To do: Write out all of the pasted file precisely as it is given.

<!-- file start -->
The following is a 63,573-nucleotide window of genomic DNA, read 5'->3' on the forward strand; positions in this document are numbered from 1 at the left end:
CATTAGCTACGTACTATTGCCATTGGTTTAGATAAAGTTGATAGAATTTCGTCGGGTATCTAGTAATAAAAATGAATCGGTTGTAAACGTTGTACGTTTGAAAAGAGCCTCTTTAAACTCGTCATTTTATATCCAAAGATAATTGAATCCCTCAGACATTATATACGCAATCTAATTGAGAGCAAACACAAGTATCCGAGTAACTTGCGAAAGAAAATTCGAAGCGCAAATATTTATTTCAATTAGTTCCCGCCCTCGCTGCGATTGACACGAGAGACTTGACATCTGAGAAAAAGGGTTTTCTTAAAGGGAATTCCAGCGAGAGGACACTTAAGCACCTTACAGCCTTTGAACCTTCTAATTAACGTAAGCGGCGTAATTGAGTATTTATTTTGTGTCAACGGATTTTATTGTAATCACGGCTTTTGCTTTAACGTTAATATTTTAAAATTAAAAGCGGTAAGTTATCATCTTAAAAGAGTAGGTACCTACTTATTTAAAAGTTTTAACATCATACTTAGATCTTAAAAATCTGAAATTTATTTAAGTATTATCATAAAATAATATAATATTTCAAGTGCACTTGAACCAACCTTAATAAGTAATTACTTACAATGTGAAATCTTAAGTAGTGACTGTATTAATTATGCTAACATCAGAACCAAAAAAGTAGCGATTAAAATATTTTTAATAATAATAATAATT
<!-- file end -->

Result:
The following is a 63,573-nucleotide window of genomic DNA, read 5'->3' on the forward strand; positions in this document are numbered from 1 at the left end:
CATTAGCTACGTACTATTGCCATTGGTTTAGATAAAGTTGATAGAATTTCGTCGGGTATCTAGTAATAAAAATGAATCGGTTGTAAACGTTGTACGTTTGAAAAGAGCCTCTTTAAACTCGTCATTTTATATCCAAAGATAATTGAATCCCTCAGACATTATATACGCAATCTAATTGAGAGCAAACACAAGTATCCGAGTAACTTGCGAAAGAAAATTCGAAGCGCAAATATTTATTTCAATTAGTTCCCGCCCTCGCTGCGATTGACACGAGAGACTTGACATCTGAGAAAAAGGGTTTTCTTAAAGGGAATTCCAGCGAGAGGACACTTAAGCACCTTACAGCCTTTGAACCTTCTAATTAACGTAAGCGGCGTAATTGAGTATTTATTTTGTGTCAACGGATTTTATTGTAATCACGGCTTTTGCTTTAACGTTAATATTTTAAAATTAAAAGCGGTAAGTTATCATCTTAAAAGAGTAGGTACCTACTTATTTAAAAGTTTTAACATCATACTTAGATCTTAAAAATCTGAAATTTATTTAAGTATTATCATAAAATAATATAATATTTCAAGTGCACTTGAACCAACCTTAATAAGTAATTACTTACAATGTGAAATCTTAAGTAGTGACTGTATTAATTATGCTAACATCAGAACCAAAAAAGTAGCGATTAAAATATTTTTAATAATAATAATAATT